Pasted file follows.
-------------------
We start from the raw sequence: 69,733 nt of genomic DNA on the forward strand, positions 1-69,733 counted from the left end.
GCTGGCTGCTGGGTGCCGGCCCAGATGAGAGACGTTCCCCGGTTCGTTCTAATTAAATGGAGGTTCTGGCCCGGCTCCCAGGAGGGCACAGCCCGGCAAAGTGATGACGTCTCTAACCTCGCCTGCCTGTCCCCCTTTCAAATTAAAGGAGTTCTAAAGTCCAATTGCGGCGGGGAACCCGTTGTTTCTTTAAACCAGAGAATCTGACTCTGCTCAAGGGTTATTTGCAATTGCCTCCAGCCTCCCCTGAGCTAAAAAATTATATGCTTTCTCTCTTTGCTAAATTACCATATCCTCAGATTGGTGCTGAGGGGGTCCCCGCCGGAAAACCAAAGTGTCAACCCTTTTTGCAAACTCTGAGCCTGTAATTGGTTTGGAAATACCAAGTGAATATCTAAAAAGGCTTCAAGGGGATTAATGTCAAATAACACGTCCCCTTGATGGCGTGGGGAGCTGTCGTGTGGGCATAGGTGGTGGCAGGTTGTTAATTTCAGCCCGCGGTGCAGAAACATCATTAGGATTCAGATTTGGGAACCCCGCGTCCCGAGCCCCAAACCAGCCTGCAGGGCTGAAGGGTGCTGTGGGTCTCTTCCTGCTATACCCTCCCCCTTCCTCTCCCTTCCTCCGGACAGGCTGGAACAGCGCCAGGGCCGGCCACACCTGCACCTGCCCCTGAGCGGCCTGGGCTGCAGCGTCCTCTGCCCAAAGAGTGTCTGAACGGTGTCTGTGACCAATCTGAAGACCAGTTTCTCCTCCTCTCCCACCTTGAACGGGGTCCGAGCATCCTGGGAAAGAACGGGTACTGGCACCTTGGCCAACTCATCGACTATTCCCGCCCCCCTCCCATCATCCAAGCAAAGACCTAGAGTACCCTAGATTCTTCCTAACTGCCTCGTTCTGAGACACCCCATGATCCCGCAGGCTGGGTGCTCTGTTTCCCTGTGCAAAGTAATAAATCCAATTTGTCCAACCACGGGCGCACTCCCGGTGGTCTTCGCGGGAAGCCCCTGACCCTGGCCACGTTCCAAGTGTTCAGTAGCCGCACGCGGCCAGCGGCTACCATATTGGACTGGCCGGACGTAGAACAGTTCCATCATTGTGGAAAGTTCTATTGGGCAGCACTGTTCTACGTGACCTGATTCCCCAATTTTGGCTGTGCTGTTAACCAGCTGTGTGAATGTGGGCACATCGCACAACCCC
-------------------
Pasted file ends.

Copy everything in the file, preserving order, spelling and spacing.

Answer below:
We start from the raw sequence: 69,733 nt of genomic DNA on the forward strand, positions 1-69,733 counted from the left end.
GCTGGCTGCTGGGTGCCGGCCCAGATGAGAGACGTTCCCCGGTTCGTTCTAATTAAATGGAGGTTCTGGCCCGGCTCCCAGGAGGGCACAGCCCGGCAAAGTGATGACGTCTCTAACCTCGCCTGCCTGTCCCCCTTTCAAATTAAAGGAGTTCTAAAGTCCAATTGCGGCGGGGAACCCGTTGTTTCTTTAAACCAGAGAATCTGACTCTGCTCAAGGGTTATTTGCAATTGCCTCCAGCCTCCCCTGAGCTAAAAAATTATATGCTTTCTCTCTTTGCTAAATTACCATATCCTCAGATTGGTGCTGAGGGGGTCCCCGCCGGAAAACCAAAGTGTCAACCCTTTTTGCAAACTCTGAGCCTGTAATTGGTTTGGAAATACCAAGTGAATATCTAAAAAGGCTTCAAGGGGATTAATGTCAAATAACACGTCCCCTTGATGGCGTGGGGAGCTGTCGTGTGGGCATAGGTGGTGGCAGGTTGTTAATTTCAGCCCGCGGTGCAGAAACATCATTAGGATTCAGATTTGGGAACCCCGCGTCCCGAGCCCCAAACCAGCCTGCAGGGCTGAAGGGTGCTGTGGGTCTCTTCCTGCTATACCCTCCCCCTTCCTCTCCCTTCCTCCGGACAGGCTGGAACAGCGCCAGGGCCGGCCACACCTGCACCTGCCCCTGAGCGGCCTGGGCTGCAGCGTCCTCTGCCCAAAGAGTGTCTGAACGGTGTCTGTGACCAATCTGAAGACCAGTTTCTCCTCCTCTCCCACCTTGAACGGGGTCCGAGCATCCTGGGAAAGAACGGGTACTGGCACCTTGGCCAACTCATCGACTATTCCCGCCCCCCTCCCATCATCCAAGCAAAGACCTAGAGTACCCTAGATTCTTCCTAACTGCCTCGTTCTGAGACACCCCATGATCCCGCAGGCTGGGTGCTCTGTTTCCCTGTGCAAAGTAATAAATCCAATTTGTCCAACCACGGGCGCACTCCCGGTGGTCTTCGCGGGAAGCCCCTGACCCTGGCCACGTTCCAAGTGTTCAGTAGCCGCACGCGGCCAGCGGCTACCATATTGGACTGGCCGGACGTAGAACAGTTCCATCATTGTGGAAAGTTCTATTGGGCAGCACTGTTCTACGTGACCTGATTCCCCAATTTTGGCTGTGCTGTTAACCAGCTGTGTGAATGTGGGCACATCGCACAACCCC